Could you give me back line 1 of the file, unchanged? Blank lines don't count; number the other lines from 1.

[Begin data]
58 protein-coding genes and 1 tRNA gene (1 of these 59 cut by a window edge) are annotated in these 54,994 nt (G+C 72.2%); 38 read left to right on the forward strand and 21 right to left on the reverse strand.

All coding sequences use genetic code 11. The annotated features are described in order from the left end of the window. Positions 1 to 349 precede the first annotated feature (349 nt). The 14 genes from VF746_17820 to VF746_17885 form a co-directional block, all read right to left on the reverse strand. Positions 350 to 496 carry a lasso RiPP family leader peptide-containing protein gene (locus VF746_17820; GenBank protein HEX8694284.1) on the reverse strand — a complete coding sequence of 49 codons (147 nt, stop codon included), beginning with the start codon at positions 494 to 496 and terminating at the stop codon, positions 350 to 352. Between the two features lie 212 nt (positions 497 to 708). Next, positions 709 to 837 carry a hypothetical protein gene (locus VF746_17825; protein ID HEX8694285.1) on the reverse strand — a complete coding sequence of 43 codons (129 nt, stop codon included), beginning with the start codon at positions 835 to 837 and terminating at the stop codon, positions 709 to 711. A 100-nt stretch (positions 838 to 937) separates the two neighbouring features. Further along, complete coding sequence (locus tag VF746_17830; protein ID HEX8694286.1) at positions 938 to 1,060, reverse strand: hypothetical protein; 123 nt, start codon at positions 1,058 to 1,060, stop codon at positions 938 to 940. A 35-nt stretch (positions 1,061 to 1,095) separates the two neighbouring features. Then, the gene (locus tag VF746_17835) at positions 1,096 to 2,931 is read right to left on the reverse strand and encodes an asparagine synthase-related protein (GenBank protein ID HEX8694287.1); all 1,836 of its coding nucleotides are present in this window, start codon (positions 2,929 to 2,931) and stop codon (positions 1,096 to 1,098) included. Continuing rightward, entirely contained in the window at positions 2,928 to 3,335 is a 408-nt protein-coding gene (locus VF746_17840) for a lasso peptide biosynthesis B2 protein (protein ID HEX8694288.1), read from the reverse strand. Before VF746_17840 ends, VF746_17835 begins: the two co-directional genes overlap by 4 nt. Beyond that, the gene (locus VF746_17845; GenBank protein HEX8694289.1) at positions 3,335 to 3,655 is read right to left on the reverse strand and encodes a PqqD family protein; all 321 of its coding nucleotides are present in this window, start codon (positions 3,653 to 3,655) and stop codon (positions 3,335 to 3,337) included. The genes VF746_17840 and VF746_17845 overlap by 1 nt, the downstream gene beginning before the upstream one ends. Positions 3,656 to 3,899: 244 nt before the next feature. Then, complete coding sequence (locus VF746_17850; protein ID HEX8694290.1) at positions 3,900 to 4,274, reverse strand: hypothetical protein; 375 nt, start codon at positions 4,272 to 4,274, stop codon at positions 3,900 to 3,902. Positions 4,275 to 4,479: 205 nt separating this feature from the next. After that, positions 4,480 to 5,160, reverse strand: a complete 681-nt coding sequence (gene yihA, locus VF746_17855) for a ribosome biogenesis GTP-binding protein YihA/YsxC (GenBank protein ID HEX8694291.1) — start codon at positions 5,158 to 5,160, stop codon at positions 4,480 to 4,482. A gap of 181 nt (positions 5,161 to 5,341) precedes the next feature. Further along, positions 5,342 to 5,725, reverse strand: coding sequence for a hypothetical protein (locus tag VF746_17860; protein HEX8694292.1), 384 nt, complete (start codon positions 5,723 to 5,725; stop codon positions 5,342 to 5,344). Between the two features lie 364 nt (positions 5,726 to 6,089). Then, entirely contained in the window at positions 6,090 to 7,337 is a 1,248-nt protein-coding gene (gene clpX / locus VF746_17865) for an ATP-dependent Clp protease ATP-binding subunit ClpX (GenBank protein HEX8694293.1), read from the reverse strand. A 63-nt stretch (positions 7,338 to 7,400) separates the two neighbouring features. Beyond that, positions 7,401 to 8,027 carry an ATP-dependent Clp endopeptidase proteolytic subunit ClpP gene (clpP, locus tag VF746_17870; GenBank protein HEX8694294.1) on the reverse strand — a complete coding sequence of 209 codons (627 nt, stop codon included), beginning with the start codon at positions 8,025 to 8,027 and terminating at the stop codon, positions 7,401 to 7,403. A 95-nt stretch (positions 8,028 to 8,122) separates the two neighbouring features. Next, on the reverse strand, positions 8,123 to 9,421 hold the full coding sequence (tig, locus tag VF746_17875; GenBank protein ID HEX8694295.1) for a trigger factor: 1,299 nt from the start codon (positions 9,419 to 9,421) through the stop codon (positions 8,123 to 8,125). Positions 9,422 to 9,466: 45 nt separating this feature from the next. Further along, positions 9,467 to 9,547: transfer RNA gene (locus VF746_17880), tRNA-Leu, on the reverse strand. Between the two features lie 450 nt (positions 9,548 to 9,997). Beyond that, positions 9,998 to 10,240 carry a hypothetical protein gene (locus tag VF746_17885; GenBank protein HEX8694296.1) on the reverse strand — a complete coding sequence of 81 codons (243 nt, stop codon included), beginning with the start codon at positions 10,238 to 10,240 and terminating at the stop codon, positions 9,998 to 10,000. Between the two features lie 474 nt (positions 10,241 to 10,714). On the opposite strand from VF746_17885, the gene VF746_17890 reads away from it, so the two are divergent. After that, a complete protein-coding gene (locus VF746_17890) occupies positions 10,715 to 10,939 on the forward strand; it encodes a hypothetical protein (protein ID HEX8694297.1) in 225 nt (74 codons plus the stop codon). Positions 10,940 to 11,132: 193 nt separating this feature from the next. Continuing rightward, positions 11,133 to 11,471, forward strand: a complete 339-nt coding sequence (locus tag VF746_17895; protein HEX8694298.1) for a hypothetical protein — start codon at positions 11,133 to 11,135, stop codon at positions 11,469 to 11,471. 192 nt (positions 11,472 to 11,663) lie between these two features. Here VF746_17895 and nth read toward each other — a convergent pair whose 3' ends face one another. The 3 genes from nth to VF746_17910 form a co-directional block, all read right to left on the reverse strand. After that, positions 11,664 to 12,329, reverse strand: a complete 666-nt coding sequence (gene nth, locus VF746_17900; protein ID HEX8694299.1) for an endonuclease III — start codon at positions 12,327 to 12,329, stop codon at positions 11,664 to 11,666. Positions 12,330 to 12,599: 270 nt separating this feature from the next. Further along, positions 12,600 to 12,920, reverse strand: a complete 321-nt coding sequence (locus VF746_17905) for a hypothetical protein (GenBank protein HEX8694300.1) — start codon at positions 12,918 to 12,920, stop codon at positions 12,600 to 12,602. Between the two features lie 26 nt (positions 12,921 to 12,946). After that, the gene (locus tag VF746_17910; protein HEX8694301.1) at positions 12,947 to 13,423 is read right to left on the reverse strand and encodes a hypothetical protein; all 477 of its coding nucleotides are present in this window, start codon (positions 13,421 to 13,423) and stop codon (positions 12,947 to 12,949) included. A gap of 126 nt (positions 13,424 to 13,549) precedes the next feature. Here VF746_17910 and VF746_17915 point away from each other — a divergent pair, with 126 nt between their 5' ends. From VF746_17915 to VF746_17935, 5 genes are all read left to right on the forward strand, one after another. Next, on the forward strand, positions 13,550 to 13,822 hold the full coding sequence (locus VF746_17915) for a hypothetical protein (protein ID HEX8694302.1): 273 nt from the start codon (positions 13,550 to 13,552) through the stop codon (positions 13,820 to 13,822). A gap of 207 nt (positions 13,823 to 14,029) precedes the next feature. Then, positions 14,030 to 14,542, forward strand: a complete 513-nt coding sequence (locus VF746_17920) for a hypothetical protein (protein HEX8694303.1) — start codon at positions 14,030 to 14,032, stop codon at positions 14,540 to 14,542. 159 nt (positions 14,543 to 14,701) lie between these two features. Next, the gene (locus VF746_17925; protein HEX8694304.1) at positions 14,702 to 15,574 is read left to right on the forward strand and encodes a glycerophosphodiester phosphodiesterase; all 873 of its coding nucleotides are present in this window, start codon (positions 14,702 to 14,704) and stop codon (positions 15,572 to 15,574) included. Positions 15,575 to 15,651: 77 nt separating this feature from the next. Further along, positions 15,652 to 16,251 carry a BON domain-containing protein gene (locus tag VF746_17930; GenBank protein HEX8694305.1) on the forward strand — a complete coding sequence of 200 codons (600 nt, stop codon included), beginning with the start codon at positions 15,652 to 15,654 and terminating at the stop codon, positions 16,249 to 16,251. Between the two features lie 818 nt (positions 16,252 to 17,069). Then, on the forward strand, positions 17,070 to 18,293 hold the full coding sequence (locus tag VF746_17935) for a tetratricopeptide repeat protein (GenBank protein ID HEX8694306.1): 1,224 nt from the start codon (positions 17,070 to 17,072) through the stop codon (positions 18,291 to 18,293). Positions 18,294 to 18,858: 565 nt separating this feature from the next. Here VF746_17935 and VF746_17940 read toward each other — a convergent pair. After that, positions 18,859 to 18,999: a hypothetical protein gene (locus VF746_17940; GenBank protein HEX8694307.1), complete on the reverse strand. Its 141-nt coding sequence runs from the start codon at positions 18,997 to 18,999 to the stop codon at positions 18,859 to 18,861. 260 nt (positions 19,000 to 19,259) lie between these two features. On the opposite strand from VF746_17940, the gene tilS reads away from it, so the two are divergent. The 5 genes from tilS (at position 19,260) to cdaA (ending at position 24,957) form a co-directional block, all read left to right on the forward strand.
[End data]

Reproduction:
58 protein-coding genes and 1 tRNA gene (1 of these 59 cut by a window edge) are annotated in these 54,994 nt (G+C 72.2%); 38 read left to right on the forward strand and 21 right to left on the reverse strand.